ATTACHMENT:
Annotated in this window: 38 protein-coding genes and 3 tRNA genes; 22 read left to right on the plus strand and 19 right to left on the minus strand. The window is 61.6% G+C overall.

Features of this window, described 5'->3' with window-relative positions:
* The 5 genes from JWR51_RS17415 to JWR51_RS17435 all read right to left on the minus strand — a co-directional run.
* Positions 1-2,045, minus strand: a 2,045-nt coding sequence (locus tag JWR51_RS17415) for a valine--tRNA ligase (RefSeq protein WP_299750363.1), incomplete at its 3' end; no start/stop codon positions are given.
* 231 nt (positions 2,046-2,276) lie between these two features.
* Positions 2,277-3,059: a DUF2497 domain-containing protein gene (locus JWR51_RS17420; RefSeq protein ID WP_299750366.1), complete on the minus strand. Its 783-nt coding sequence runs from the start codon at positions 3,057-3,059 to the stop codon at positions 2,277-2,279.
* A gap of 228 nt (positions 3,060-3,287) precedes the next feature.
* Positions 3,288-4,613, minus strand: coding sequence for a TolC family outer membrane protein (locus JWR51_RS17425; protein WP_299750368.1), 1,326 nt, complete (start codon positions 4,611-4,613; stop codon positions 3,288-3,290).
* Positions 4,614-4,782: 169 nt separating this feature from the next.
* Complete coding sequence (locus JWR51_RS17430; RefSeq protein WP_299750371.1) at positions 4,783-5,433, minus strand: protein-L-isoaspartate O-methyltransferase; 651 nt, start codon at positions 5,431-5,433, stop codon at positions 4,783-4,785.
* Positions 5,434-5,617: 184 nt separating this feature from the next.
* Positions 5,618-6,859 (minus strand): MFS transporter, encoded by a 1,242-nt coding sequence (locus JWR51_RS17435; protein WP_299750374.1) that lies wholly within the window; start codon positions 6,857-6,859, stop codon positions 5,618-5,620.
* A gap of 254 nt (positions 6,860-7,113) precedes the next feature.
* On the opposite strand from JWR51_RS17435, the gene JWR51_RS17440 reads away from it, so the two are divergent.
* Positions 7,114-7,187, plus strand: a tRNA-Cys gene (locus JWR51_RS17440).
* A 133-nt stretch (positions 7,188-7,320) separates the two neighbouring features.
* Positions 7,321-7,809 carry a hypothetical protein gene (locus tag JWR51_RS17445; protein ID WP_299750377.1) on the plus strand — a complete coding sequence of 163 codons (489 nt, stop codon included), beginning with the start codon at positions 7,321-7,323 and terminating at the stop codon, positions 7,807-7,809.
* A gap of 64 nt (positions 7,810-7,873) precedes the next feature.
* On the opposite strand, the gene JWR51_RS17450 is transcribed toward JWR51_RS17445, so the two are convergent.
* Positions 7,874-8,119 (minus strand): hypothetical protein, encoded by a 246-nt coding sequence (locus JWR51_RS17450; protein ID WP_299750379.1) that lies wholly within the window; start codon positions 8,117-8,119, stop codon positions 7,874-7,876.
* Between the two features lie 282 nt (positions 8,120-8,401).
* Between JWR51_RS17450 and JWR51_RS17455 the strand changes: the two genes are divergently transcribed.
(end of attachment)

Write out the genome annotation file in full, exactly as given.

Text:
Annotated in this window: 38 protein-coding genes and 3 tRNA genes; 22 read left to right on the plus strand and 19 right to left on the minus strand. The window is 61.6% G+C overall.

Features of this window, described 5'->3' with window-relative positions:
* The 5 genes from JWR51_RS17415 to JWR51_RS17435 all read right to left on the minus strand — a co-directional run.
* Positions 1-2,045, minus strand: a 2,045-nt coding sequence (locus tag JWR51_RS17415) for a valine--tRNA ligase (RefSeq protein WP_299750363.1), incomplete at its 3' end; no start/stop codon positions are given.
* 231 nt (positions 2,046-2,276) lie between these two features.
* Positions 2,277-3,059: a DUF2497 domain-containing protein gene (locus JWR51_RS17420; RefSeq protein ID WP_299750366.1), complete on the minus strand. Its 783-nt coding sequence runs from the start codon at positions 3,057-3,059 to the stop codon at positions 2,277-2,279.
* A gap of 228 nt (positions 3,060-3,287) precedes the next feature.
* Positions 3,288-4,613, minus strand: coding sequence for a TolC family outer membrane protein (locus JWR51_RS17425; protein WP_299750368.1), 1,326 nt, complete (start codon positions 4,611-4,613; stop codon positions 3,288-3,290).
* Positions 4,614-4,782: 169 nt separating this feature from the next.
* Complete coding sequence (locus JWR51_RS17430; RefSeq protein WP_299750371.1) at positions 4,783-5,433, minus strand: protein-L-isoaspartate O-methyltransferase; 651 nt, start codon at positions 5,431-5,433, stop codon at positions 4,783-4,785.
* Positions 5,434-5,617: 184 nt separating this feature from the next.
* Positions 5,618-6,859 (minus strand): MFS transporter, encoded by a 1,242-nt coding sequence (locus JWR51_RS17435; protein WP_299750374.1) that lies wholly within the window; start codon positions 6,857-6,859, stop codon positions 5,618-5,620.
* A gap of 254 nt (positions 6,860-7,113) precedes the next feature.
* On the opposite strand from JWR51_RS17435, the gene JWR51_RS17440 reads away from it, so the two are divergent.
* Positions 7,114-7,187, plus strand: a tRNA-Cys gene (locus JWR51_RS17440).
* A 133-nt stretch (positions 7,188-7,320) separates the two neighbouring features.
* Positions 7,321-7,809 carry a hypothetical protein gene (locus tag JWR51_RS17445; protein ID WP_299750377.1) on the plus strand — a complete coding sequence of 163 codons (489 nt, stop codon included), beginning with the start codon at positions 7,321-7,323 and terminating at the stop codon, positions 7,807-7,809.
* A gap of 64 nt (positions 7,810-7,873) precedes the next feature.
* On the opposite strand, the gene JWR51_RS17450 is transcribed toward JWR51_RS17445, so the two are convergent.
* Positions 7,874-8,119 (minus strand): hypothetical protein, encoded by a 246-nt coding sequence (locus JWR51_RS17450; protein ID WP_299750379.1) that lies wholly within the window; start codon positions 8,117-8,119, stop codon positions 7,874-7,876.
* Between the two features lie 282 nt (positions 8,120-8,401).
* Between JWR51_RS17450 and JWR51_RS17455 the strand changes: the two genes are divergently transcribed.